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Restaurant review: The Yorke Arms, Pateley Bridge

Rrhubarb, strawberry and buckwheat.
Rrhubarb, strawberry and buckwheat.
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The Yorke Arms has earned plenty of plaudits down the years and Amanda Wragg finds that it’s still in brilliant form.

A frisson of fear ran through the hearts of the Yorke Arms faithful when Frances Atkins announced she was selling up last November, after a 21-year tenure; her husband Bill was retiring and she was flirting with the idea of a new venture. Multi-award-winning, loved by punters and critics alike, the Yorke in someone else’s hands felt like the end of an era. There was a collective sigh of relief when she struck a deal with the buyer, entrepreneur Jonathan Turner, and she’s remained at the pass with her loyal crew while he’s taken on the day-to-day running of the place, allowing her to concentrate on her beloved kitchen and herb and vegetable garden.

The Yorke closed for a time, while “major” renovations were undertaken. It was perfect as it was – what if it’s had a shocking makeover? It was with no small sense of anticipation that I keeled up on a perfect early summer’s evening, bowling along the narrow lane alongside Gouthwaite Reservoir, with all manner of bird life present and correct, the hawthorn hedges exploding like fireworks. The handsome, ivy-clad 18th century coaching inn glows in the late, low sun and tyres crunch satisfyingly on raked gravel.

We’re greeted with smiles at the door by a young man, smartly got up in a Harris Tweed waistcoat, and swept into the elegant, plump-setteed, fat-curtained lounge, where despite the balmy evening, a fire is blazing. Genial general manager John Tullet glides in with salutations and glasses of fine, chilled Gavi. He is as much a part of the fabric of the place as the burnished oak chests and the oil paintings on the walls. The consummate host, he’s urbane and warm, with an easy charm.

The graceful dining room, all antique furniture, starched white linen napery and tapestry walls, doesn’t seem to have changed at all. Turns out the thick end of the renovation money’s been spent on the bedrooms, underfloor heating and damp-proofing the entire place. There are two choices: eight and five courses, £105 and £75 respectively. We’re for the five-course which is heralded by three amuse-bouche, the first scallop and dill on rye, then feather-light baby beignets oozing creamy cheese with wafer-thin radish; my head was turned, I can’t remember the third. Warm sourdough with whipped wild garlic butter follows.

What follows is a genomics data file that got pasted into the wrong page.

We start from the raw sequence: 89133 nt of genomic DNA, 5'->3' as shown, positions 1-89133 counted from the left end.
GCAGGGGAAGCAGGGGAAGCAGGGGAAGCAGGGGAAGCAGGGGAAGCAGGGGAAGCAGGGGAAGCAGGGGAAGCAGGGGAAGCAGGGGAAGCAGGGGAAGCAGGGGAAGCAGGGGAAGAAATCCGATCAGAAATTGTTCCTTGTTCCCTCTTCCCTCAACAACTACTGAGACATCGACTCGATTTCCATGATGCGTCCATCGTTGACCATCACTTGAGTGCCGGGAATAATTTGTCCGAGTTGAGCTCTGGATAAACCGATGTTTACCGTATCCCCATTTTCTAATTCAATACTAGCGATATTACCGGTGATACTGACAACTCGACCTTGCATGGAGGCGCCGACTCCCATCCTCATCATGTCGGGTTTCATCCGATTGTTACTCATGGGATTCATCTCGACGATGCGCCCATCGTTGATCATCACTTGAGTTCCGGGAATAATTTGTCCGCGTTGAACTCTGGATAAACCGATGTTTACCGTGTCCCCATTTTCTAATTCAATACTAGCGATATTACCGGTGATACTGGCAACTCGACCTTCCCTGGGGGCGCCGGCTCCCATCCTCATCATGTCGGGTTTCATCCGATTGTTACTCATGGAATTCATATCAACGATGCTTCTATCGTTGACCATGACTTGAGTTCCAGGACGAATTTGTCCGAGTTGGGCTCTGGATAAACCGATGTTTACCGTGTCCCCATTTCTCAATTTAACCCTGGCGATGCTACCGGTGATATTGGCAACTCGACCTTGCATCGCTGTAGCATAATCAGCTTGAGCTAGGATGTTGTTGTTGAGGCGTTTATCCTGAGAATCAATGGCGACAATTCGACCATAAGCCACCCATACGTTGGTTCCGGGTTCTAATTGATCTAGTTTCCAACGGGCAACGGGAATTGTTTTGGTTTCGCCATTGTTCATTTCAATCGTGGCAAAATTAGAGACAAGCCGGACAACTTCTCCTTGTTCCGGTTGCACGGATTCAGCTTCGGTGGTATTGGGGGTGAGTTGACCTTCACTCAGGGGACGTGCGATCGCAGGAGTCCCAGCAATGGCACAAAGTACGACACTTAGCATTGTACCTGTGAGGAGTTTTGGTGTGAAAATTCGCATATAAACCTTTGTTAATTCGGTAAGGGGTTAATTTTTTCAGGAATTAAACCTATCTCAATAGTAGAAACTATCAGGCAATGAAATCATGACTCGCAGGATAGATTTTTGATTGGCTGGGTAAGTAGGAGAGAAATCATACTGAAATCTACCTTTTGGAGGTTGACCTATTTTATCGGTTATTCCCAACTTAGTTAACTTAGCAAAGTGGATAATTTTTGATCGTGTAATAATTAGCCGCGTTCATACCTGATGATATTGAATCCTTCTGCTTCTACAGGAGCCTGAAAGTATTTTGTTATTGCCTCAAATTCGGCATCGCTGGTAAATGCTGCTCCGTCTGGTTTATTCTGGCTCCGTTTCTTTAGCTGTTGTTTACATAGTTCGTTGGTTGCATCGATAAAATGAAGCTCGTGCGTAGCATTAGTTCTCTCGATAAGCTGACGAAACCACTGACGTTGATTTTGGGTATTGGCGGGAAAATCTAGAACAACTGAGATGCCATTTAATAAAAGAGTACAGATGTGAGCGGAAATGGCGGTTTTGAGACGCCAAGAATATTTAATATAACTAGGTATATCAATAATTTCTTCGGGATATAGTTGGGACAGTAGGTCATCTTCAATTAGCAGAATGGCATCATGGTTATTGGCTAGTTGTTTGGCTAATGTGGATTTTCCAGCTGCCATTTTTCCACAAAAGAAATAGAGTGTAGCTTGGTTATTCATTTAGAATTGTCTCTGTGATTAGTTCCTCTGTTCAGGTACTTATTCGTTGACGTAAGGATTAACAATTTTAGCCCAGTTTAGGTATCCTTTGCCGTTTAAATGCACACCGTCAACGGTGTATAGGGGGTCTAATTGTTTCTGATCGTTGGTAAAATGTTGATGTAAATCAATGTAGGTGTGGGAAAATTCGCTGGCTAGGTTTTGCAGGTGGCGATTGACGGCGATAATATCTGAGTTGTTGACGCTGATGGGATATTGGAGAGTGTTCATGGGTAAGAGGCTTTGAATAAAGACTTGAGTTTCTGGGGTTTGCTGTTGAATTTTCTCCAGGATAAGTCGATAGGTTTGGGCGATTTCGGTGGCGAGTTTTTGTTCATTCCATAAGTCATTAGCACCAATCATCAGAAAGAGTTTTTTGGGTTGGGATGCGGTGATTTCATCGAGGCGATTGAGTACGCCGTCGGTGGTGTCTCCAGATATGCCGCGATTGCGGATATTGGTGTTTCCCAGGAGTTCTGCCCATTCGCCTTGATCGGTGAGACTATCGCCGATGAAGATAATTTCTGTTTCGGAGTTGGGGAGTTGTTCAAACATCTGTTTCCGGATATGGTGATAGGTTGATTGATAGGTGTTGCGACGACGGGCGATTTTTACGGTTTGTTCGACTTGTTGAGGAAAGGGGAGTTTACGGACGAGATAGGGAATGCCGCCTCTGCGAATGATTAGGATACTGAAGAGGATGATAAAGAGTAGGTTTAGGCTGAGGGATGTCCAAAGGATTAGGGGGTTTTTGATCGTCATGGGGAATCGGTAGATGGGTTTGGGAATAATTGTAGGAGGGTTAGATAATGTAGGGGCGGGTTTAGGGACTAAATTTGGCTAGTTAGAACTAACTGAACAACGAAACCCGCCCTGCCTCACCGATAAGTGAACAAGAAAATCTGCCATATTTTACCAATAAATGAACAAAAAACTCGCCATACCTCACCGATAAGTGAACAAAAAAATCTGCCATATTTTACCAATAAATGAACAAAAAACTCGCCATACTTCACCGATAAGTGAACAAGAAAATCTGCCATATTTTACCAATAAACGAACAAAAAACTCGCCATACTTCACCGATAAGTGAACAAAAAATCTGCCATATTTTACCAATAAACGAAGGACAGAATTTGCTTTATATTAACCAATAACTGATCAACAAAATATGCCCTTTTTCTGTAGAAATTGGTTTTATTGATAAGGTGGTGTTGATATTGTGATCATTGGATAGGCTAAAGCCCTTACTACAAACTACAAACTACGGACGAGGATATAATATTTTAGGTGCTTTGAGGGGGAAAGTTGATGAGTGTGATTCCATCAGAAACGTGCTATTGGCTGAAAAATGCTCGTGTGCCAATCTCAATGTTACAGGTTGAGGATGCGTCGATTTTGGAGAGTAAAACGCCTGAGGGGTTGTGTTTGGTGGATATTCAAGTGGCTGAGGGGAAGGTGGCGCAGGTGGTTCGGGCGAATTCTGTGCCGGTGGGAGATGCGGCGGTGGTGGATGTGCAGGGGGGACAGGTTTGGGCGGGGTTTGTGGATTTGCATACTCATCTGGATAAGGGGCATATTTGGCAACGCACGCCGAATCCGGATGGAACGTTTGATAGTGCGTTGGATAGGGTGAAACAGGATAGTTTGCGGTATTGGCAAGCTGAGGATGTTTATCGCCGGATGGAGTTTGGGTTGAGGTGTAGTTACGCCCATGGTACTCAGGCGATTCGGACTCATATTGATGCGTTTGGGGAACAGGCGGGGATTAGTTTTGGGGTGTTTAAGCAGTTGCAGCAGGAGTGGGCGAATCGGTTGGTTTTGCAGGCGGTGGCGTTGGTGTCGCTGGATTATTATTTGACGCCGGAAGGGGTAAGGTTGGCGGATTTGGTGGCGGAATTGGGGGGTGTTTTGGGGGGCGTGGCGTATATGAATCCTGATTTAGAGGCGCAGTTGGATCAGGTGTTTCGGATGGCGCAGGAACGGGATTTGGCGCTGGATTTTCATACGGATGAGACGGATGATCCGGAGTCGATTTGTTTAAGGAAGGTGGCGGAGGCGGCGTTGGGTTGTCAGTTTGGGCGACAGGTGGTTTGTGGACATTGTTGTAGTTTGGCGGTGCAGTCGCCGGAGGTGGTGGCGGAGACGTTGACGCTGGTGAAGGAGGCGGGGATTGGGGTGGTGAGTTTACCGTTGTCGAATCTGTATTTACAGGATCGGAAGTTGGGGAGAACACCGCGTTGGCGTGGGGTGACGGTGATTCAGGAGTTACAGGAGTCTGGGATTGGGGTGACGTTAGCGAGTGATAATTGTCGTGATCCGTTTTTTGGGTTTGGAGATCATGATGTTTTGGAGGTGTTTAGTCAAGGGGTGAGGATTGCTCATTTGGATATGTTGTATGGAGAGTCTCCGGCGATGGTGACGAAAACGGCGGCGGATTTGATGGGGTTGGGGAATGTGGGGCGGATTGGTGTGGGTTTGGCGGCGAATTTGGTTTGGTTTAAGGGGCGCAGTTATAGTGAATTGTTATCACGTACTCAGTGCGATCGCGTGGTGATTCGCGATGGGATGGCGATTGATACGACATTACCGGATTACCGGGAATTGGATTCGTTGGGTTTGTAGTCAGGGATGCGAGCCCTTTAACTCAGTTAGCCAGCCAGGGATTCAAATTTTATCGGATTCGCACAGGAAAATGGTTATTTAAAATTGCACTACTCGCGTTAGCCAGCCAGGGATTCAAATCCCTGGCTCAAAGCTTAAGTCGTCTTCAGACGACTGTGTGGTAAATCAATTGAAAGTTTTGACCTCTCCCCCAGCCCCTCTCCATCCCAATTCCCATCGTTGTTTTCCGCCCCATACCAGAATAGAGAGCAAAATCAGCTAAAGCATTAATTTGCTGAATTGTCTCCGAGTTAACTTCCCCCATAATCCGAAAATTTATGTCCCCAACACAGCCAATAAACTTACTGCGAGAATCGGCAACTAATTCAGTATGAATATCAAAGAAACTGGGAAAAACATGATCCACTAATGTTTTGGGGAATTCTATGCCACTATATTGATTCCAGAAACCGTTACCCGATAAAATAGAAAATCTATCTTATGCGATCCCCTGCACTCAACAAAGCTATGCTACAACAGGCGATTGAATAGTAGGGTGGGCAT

The main event is a sustained assault on the senses. A quenelle of lovage mousse, smashed peas and bacon crumb is a stunning combination of exuberant textures and hues. Hot spiced turbot is perfectly judged, and a quintessential Atkins dish: a chunk of pearly fish sits in a vivid puddle of turmeric reduction, a bit of heat coming through, and studded with tiny black (squid ink) croutons. It shimmers with flavour and is my dish of the night.

Truffled cauliflower, artichoke, asparagus is served in a heavy cream bowl with jagged edges – a pile of tiny, shaved veg, a sliver of truffle atop, sitting on a petal-shaped Parmesan foam, which is simply mind-blowing. Chin and cheek of veal is a rich, dark, flawless plate of food, with broad beans, tiny, earthy mushrooms, a sticky disk of veal stuffing and a massive sauce that found me indecorously plate-swiping with a finger.

Atkins’ backstory is colourful. After a brief spell waitressing at the Michelin-starred Box Tree restaurant in Ilkley, her home town, she became the first woman to get a job in the kitchen there, aged 17.

With her supportive second husband, Bill, she bought the Yorke Arms in 1997 and won her Michelin star in 2003 – the first female chef in the UK to win one, an award she’s held ever since.

The perfect coda to a faultless dinner, a soft mousse of rhubarb and strawberry sitting on a whisper-thin buckwheat biscuit: a fabulous finish, with a touch of bling in the gold leaf, edible flowers and tiny pink meringue kisses – just like those iced gems I loved as a kid, and a sweet moment of whimsy.

A new and welcome addition is a “brasserie” menu served in the comfortable space by the bar. Order as much or as little as you like from a very approachable list that includes the likes of Whitby crab & cured salmon, Beluga lentils, spring pulses & bitter leaves, warm duck, Mirin & Sake and fish & chips with tartare sauce.

Atkins has been back in the kitchen for a matter of days. However, it’s clear she’s not only hit the ground running, but the new arrangement has stoked her fire and she’s absolutely flying. Frances’ flavours are bold and beautifully balanced, presentation colourful and precise without being too artsy – she lets the ingredients do the talking. Like the very best chefs, she makes it looks easy, though you just know there’s a hell of a lot going on under the bonnet. The vibe is formal but friendly; there’s something perfectly poised about this place, and you’re made to feel special. Save up. You’ll have a night to remember for the rest of your life.

The Yorke Arms, Ramsgill-in-Nidderdale, Pateley Bridge, near Harrogate HG3 5RL. 01423 755243, www.yorke-arms.co.uk; open seven days a week with the brasserie menu, lunch and dinner. Fine dining, Tuesday evening to Saturday evening dinner. Lunch, Wednesday to Saturday.

Scores:

Welcome 5/5

Food 5/5

Atmosphere 5/5

prices 5/5